WASHINGTON - North Korea must still overcome “important shortfalls” in developing a nuclear-armed intercontinental ballistic missile before it can field a weapon capable of hitting the U.S., according to the Pentagon’s intelligence agency.
Kim Jong Un’s regime “continues efforts to expand its stockpile of weapons-grade fissile materials,” but “there is still a lot of development needed before” it can deploy a weapon such as a mobile ICBM able to reach the U.S. mainland, Navy Cmdr. William Marks, a Defense Intelligence Agency spokesman, said via email.
The agency’s answers to questions about the nuclear program come as tensions on the Korean Peninsula remain high after Kim’s repeated weapons tests in violation of United Nations resolutions. In response, U.S. President Donald Trump deployed an aircraft carrier battle group and a nuclear submarine to reinforce defenses in the region. Trump has vowed Kim’s plans to develop a nuclear weapon capable of striking the U.S. “won’t happen.”
The danger posed by North Korea is likely to be a key topic at an annual Senate Intelligence Committee hearing Thursday on “Worldwide Threats.” In addition to Lt. Gen. Vincent Stewart, director of the Defense Intelligence Agency, officials at the hearing will include Director of National Intelligence Dan Coats, CIA chief Mike Pompeo and Andrew McCabe, the acting director of the FBI who replaced James Comey after he was fired Tuesday.
“Though we’ve seen North Korea accomplish some key milestones in specific short-range systems, important shortfalls remain in the development of longer range missiles,” the DIA said.
But Trump’s military options for North Korea are all grim.
The agency didn’t address estimates by other analysts that North Korea will need until at least 2020 to develop an ICBM with a nuclear warhead capable of hitting the U.S. mainland. But it does suggest there’s still time for diplomacy or military action to prevent that from happening.
Despite continued progress on North Korea’s weapons program, missiles capable of reaching the U.S. “are extremely complex systems that require multiple flight tests to identify and correct design or manufacturing defects,” so “without flight tests, the KN-08’s reliability as a weapons system is low,” Marks said.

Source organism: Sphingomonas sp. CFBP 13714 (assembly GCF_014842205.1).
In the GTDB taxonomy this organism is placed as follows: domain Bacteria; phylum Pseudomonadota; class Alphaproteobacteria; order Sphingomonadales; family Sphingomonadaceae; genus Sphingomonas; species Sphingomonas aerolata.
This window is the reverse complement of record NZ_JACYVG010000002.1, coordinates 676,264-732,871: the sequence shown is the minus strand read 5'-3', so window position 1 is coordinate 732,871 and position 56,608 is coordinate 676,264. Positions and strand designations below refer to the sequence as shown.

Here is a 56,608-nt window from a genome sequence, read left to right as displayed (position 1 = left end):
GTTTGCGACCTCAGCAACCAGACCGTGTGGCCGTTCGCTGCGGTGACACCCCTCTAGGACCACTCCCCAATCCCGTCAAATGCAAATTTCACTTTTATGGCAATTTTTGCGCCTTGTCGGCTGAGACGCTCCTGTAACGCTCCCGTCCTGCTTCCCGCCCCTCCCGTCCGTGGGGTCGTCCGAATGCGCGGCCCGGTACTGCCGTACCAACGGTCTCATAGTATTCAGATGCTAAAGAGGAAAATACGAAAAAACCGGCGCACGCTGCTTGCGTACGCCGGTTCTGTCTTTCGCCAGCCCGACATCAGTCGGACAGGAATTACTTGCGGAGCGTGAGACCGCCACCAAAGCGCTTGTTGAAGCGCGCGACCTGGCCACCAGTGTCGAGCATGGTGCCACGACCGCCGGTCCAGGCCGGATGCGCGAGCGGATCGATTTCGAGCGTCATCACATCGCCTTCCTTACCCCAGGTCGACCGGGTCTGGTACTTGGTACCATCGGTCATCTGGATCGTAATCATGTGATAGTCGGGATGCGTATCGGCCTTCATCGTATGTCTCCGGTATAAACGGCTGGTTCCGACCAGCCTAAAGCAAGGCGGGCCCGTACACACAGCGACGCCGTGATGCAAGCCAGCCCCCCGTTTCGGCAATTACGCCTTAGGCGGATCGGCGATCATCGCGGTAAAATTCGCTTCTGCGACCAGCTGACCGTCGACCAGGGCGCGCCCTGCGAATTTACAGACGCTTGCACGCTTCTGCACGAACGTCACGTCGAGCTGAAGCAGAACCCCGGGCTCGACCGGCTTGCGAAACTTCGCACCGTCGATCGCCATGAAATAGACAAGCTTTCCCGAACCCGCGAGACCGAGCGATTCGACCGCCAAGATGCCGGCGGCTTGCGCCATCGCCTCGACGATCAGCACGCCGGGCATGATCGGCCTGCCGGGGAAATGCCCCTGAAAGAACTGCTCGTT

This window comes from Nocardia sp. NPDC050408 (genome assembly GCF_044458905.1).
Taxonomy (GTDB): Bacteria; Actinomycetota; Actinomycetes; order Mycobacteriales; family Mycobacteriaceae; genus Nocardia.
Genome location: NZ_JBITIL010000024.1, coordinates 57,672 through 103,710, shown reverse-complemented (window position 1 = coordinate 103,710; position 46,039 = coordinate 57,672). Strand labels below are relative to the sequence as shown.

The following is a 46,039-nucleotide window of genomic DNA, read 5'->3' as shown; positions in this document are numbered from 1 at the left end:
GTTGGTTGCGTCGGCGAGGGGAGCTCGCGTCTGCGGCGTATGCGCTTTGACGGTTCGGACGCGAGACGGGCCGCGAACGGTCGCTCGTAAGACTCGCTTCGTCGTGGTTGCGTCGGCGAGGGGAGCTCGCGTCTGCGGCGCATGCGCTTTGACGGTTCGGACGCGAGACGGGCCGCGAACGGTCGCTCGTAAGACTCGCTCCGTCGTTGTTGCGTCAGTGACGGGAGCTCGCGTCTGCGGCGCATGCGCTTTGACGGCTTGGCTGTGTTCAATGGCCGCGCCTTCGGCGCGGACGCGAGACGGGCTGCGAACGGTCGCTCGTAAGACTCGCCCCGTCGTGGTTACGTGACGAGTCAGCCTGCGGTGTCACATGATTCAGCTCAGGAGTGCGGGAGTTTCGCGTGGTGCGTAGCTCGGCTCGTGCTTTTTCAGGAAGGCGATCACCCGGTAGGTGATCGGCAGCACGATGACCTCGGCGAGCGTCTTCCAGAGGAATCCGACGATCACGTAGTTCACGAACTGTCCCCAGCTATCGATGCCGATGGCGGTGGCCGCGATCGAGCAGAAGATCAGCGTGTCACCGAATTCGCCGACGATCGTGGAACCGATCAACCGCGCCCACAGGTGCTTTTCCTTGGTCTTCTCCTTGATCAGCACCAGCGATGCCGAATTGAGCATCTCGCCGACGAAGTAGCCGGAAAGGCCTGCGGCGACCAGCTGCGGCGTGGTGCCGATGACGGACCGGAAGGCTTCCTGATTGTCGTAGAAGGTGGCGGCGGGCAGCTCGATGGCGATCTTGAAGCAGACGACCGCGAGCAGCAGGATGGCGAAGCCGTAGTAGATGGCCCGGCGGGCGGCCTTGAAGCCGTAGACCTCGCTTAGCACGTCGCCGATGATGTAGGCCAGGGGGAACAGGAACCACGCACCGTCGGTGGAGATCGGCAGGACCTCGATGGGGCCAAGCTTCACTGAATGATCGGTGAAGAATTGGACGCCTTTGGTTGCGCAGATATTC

The KN-08 is the Pentagon’s designation for a North Korean missile that’s intended to have an estimated range of more than 3,400 miles (5,500 km) and would be mounted on mobile launchers that are hard to track and detect.
The DIA statements “illustrate that North Korea does not have that capacity today and that the technical road ahead is challenging,” Steven Hildreth, a missile defense expert for the nonpartisan Congressional Research Service, said in an email.
The Trump administration has signaled it wouldn’t rule out a preemptive strike to halt Kim’s weapons programs. Secretary of State Rex Tillerson called North Korea an “imminent threat” that requires “immediate attention.” The administration has said, however, that it wants China to use its leverage over North Korea to reach a diplomatic solution to the crisis.
Bruce Klingner, a former Korea deputy division chief at the CIA who’s now an Asia analyst at the Heritage Foundation, said the DIA’s statements don’t undercut Tillerson’s view of North Korea as an imminent threat “since we know” the regime’s “been working for some time on an ICBM.” But “one successful test can cause a dramatic reappraisal,” he said.
Based on the DIA statements, “if talking about an ICBM capable of striking the continental U.S., I would say it is ‘fast approaching,’ or a ‘near-term’ threat, not ‘imminent,”‘ Michael Elleman, a missile defense analyst for 38 North, a website that focuses on North Korea, said in an email.
But the threat to South Korea and Japan from North Korea’s shorter-range weapons is imminent, added Elleman, who said he found the DIA comments “reassuring.”
The DIA has based its view partly on North Korea’s inability — so far — to successfully flight-test an ICBM. The North Koreans have conducted static ground tests of ICBM engines and at least one ground-test of a re-entry vehicle that could carry a warhead, missile analyst Jeffrey Lewis said.
“We do not believe they would have success with either the booster” or re-entry vehicle that would carry a nuclear warhead “early in testing,” the DIA said.
Yet in April 2015, Adm. William Gortney, who was head of the U.S. Northern Command, said he considered the KN-08 to be operational and capable of carrying a miniaturized nuclear warhead that could be launched toward the U.S.
“DIA is clearly hanging its hat on the lack of a flight test, which Kim Jong Un signaled could occur any time this year,” Lewis, director of East Asia nonproliferation at the Middlebury Institute of International Studies in Monterey, California, said in an email.
“It is also clear they expect a first test to fail,” he said. “The judgment is probably analytically sound, but if the North Koreans get lucky there will be hell to pay.”